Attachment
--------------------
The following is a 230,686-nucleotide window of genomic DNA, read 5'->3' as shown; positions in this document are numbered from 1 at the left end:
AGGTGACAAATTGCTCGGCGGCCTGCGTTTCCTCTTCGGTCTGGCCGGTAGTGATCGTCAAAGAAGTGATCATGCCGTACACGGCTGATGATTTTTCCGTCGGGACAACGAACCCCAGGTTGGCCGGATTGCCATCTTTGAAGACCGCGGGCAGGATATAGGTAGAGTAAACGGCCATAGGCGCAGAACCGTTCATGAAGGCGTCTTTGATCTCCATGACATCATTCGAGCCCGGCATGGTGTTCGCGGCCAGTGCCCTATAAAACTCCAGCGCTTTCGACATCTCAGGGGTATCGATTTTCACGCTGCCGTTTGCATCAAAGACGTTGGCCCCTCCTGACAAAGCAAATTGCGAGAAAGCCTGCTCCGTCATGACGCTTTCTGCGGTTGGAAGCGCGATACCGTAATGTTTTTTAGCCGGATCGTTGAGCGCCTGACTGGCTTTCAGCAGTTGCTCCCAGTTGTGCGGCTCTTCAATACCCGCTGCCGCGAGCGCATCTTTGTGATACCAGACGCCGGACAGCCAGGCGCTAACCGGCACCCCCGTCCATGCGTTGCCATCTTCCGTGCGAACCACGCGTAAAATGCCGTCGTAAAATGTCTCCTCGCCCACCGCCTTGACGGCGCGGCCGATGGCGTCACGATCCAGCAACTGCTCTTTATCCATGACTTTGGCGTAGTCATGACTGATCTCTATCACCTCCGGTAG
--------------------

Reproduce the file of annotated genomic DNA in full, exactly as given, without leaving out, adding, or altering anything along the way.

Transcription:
The following is a 230,686-nucleotide window of genomic DNA, read 5'->3' as shown; positions in this document are numbered from 1 at the left end:
AGGTGACAAATTGCTCGGCGGCCTGCGTTTCCTCTTCGGTCTGGCCGGTAGTGATCGTCAAAGAAGTGATCATGCCGTACACGGCTGATGATTTTTCCGTCGGGACAACGAACCCCAGGTTGGCCGGATTGCCATCTTTGAAGACCGCGGGCAGGATATAGGTAGAGTAAACGGCCATAGGCGCAGAACCGTTCATGAAGGCGTCTTTGATCTCCATGACATCATTCGAGCCCGGCATGGTGTTCGCGGCCAGTGCCCTATAAAACTCCAGCGCTTTCGACATCTCAGGGGTATCGATTTTCACGCTGCCGTTTGCATCAAAGACGTTGGCCCCTCCTGACAAAGCAAATTGCGAGAAAGCCTGCTCCGTCATGACGCTTTCTGCGGTTGGAAGCGCGATACCGTAATGTTTTTTAGCCGGATCGTTGAGCGCCTGACTGGCTTTCAGCAGTTGCTCCCAGTTGTGCGGCTCTTCAATACCCGCTGCCGCGAGCGCATCTTTGTGATACCAGACGCCGGACAGCCAGGCGCTAACCGGCACCCCCGTCCATGCGTTGCCATCTTCCGTGCGAACCACGCGTAAAATGCCGTCGTAAAATGTCTCCTCGCCCACCGCCTTGACGGCGCGGCCGATGGCGTCACGATCCAGCAACTGCTCTTTATCCATGACTTTGGCGTAGTCATGACTGATCTCTATCACCTCCGGTAG